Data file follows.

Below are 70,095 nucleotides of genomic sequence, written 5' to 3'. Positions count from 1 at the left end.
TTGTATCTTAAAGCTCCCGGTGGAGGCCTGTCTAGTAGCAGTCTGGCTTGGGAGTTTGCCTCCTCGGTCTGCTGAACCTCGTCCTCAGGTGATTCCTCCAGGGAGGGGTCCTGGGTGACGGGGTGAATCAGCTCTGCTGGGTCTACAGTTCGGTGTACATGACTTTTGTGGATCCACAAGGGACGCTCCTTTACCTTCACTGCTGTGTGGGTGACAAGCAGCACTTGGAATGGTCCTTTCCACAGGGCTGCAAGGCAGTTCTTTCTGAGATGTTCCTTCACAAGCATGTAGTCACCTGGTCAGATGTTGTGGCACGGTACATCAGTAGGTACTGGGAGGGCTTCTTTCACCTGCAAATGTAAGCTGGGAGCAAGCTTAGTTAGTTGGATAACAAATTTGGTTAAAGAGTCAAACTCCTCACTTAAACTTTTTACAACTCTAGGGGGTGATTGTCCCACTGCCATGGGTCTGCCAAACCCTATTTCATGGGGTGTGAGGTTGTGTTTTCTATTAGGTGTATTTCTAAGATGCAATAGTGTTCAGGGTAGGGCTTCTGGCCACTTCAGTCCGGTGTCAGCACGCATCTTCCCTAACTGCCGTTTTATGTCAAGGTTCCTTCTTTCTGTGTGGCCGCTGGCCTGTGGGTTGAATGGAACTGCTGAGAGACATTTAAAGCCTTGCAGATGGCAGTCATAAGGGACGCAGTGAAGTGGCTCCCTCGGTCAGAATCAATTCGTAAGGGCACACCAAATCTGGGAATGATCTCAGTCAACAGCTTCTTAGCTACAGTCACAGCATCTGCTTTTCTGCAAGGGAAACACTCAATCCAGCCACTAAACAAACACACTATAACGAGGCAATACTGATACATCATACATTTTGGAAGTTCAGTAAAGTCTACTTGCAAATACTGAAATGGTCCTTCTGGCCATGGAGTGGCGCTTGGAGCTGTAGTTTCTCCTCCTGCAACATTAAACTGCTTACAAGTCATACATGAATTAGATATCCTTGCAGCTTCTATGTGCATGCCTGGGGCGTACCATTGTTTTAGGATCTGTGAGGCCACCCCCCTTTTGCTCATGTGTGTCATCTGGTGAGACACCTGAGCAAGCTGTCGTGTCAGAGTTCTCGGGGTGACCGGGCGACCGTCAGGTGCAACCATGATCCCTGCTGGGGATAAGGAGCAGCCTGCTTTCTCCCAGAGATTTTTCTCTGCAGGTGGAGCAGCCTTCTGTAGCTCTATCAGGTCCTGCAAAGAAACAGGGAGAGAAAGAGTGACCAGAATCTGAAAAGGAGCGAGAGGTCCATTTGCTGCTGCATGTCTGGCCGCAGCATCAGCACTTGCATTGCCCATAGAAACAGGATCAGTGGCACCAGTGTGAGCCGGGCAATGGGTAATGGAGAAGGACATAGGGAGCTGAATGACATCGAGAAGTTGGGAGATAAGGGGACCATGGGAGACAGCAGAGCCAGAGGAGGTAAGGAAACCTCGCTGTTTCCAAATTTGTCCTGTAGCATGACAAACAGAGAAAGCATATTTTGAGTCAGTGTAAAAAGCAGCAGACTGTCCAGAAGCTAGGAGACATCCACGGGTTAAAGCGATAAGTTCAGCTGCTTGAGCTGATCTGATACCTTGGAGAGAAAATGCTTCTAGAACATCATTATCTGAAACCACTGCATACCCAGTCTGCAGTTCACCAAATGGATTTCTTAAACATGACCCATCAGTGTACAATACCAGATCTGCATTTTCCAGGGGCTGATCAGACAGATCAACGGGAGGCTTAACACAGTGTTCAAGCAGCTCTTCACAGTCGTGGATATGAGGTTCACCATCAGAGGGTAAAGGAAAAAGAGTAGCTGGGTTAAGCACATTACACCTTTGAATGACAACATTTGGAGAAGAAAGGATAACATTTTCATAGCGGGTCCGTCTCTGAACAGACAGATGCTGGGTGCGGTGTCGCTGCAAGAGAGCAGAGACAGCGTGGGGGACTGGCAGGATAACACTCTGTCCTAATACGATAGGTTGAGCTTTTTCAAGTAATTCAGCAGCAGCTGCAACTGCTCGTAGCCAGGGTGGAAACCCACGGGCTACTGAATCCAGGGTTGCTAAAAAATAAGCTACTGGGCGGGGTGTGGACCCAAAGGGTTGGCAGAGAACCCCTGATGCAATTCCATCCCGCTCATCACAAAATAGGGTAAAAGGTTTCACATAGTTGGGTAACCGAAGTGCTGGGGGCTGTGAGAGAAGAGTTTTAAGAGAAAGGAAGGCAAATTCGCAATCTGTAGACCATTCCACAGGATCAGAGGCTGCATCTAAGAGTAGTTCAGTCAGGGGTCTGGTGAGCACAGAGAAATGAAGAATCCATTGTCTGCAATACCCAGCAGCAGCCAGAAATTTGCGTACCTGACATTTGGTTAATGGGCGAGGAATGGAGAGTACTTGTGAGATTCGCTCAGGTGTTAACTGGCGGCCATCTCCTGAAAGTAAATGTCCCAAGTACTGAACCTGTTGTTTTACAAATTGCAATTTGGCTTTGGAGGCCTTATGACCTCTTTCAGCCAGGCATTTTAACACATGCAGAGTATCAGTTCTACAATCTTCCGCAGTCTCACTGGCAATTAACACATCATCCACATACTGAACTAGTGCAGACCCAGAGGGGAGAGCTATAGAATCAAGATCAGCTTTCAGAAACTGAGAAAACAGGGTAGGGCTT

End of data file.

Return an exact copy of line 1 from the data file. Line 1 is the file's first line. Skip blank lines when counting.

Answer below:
Below are 70,095 nucleotides of genomic sequence, written 5' to 3'. Positions count from 1 at the left end.